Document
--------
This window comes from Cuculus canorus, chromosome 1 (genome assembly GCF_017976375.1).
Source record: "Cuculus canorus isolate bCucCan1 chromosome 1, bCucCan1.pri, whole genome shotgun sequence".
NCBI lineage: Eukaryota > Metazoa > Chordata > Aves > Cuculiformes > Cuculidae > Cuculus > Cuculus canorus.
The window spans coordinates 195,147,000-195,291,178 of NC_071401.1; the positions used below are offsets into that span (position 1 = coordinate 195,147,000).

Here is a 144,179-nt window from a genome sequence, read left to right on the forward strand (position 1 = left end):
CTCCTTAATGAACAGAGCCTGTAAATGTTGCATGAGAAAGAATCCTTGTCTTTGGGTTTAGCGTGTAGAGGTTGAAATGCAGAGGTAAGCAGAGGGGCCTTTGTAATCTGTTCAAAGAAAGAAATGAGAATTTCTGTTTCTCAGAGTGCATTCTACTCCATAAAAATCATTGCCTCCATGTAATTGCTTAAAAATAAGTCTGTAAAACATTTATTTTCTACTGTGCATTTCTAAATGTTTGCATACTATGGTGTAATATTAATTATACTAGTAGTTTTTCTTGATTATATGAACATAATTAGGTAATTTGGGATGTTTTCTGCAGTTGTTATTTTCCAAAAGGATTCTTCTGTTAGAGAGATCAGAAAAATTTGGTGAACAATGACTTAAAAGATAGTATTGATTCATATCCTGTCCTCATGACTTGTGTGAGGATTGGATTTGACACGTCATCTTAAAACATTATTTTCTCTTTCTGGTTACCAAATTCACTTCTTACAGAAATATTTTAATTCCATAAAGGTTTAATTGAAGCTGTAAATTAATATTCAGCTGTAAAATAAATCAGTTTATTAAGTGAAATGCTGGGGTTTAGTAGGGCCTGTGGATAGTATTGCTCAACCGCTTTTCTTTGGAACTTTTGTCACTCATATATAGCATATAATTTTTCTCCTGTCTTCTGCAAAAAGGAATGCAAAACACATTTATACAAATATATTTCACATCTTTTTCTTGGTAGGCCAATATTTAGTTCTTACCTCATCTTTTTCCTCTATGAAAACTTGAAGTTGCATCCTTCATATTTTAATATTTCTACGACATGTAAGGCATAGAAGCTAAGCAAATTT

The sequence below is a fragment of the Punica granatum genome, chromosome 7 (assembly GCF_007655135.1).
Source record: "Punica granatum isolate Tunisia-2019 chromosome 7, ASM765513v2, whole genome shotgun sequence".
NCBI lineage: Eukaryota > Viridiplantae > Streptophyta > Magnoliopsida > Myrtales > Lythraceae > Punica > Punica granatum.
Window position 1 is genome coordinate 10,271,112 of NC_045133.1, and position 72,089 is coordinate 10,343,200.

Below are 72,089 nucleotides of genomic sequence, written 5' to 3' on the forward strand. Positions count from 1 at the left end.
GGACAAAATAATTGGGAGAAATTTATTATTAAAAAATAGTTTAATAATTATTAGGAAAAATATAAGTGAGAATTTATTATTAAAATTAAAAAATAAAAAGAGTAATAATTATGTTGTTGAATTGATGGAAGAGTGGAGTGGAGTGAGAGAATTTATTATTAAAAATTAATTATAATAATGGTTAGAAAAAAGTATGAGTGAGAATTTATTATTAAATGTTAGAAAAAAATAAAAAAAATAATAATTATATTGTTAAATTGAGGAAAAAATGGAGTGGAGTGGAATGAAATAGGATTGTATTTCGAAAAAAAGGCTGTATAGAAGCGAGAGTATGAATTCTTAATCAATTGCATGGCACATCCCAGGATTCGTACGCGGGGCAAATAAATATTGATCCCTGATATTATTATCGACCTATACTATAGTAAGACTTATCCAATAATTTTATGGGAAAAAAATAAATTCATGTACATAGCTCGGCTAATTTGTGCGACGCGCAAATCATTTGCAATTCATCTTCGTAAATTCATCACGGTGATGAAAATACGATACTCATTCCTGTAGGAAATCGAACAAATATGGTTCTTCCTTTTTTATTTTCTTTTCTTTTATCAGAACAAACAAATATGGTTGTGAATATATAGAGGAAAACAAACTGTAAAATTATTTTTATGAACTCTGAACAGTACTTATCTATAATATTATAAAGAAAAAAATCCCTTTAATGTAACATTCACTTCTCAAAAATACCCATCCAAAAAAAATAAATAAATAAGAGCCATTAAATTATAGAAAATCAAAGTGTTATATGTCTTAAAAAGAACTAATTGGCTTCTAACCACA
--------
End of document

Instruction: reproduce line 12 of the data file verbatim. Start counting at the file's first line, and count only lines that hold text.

GGACAAAATAATTGGGAGAAATTTATTATTAAAAAATAGTTTAATAATTATTAGGAAAAATATAAGTGAGAATTTATTATTAAAATTAAAAAATAAAAAGAGTAATAATTATGTTGTTGAATTGATGGAAGAGTGGAGTGGAGTGAGAGAATTTATTATTAAAAATTAATTATAATAATGGTTAGAAAAAAGTATGAGTGAGAATTTATTATTAAATGTTAGAAAAAAATAAAAAAAATAATAATTATATTGTTAAATTGAGGAAAAAATGGAGTGGAGTGGAATGAAATAGGATTGTATTTCGAAAAAAAGGCTGTATAGAAGCGAGAGTATGAATTCTTAATCAATTGCATGGCACATCCCAGGATTCGTACGCGGGGCAAATAAATATTGATCCCTGATATTATTATCGACCTATACTATAGTAAGACTTATCCAATAATTTTATGGGAAAAAAATAAATTCATGTACATAGCTCGGCTAATTTGTGCGACGCGCAAATCATTTGCAATTCATCTTCGTAAATTCATCACGGTGATGAAAATACGATACTCATTCCTGTAGGAAATCGAACAAATATGGTTCTTCCTTTTTTATTTTCTTTTCTTTTATCAGAACAAACAAATATGGTTGTGAATATATAGAGGAAAACAAACTGTAAAATTATTTTTATGAACTCTGAACAGTACTTATCTATAATATTATAAAGAAAAAAATCCCTTTAATGTAACATTCACTTCTCAAAAATACCCATCCAAAAAAAATAAATAAATAAGAGCCATTAAATTATAGAAAATCAAAGTGTTATATGTCTTAAAAAGAACTAATTGGCTTCTAACCACA